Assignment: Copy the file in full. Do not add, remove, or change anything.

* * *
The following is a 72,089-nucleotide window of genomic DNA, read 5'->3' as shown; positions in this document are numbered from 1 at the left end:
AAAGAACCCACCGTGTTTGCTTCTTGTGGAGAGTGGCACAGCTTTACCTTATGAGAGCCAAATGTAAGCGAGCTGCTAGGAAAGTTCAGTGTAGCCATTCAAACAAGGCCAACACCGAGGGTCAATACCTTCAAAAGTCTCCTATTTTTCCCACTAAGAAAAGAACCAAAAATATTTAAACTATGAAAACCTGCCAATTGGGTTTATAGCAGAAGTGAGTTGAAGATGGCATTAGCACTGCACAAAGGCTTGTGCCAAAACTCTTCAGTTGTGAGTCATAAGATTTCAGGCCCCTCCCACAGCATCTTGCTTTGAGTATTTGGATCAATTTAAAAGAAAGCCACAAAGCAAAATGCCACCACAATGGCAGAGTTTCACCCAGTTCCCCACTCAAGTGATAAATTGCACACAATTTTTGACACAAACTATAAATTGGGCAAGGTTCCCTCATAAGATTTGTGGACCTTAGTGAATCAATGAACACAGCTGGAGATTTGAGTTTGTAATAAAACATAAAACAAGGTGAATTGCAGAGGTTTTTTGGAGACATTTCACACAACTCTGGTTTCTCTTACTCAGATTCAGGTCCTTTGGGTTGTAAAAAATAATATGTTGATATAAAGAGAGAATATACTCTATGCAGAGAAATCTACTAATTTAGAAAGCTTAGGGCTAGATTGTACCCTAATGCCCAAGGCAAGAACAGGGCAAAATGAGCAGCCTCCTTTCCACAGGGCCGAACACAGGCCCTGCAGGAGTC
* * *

The following is a 72,089-nucleotide window of genomic DNA, read 5'->3' as shown; positions in this document are numbered from 1 at the left end:
AAAGAACCCACCGTGTTTGCTTCTTGTGGAGAGTGGCACAGCTTTACCTTATGAGAGCCAAATGTAAGCGAGCTGCTAGGAAAGTTCAGTGTAGCCATTCAAACAAGGCCAACACCGAGGGTCAATACCTTCAAAAGTCTCCTATTTTTCCCACTAAGAAAAGAACCAAAAATATTTAAACTATGAAAACCTGCCAATTGGGTTTATAGCAGAAGTGAGTTGAAGATGGCATTAGCACTGCACAAAGGCTTGTGCCAAAACTCTTCAGTTGTGAGTCATAAGATTTCAGGCCCCTCCCACAGCATCTTGCTTTGAGTATTTGGATCAATTTAAAAGAAAGCCACAAAGCAAAATGCCACCACAATGGCAGAGTTTCACCCAGTTCCCCACTCAAGTGATAAATTGCACACAATTTTTGACACAAACTATAAATTGGGCAAGGTTCCCTCATAAGATTTGTGGACCTTAGTGAATCAATGAACACAGCTGGAGATTTGAGTTTGTAATAAAACATAAAACAAGGTGAATTGCAGAGGTTTTTTGGAGACATTTCACACAACTCTGGTTTCTCTTACTCAGATTCAGGTCCTTTGGGTTGTAAAAAATAATATGTTGATATAAAGAGAGAATATACTCTATGCAGAGAAATCTACTAATTTAGAAAGCTTAGGGCTAGATTGTACCCTAATGCCCAAGGCAAGAACAGGGCAAAATGAGCAGCCTCCTTTCCACAGGGCCGAACACAGGCCCTGCAGGAGTC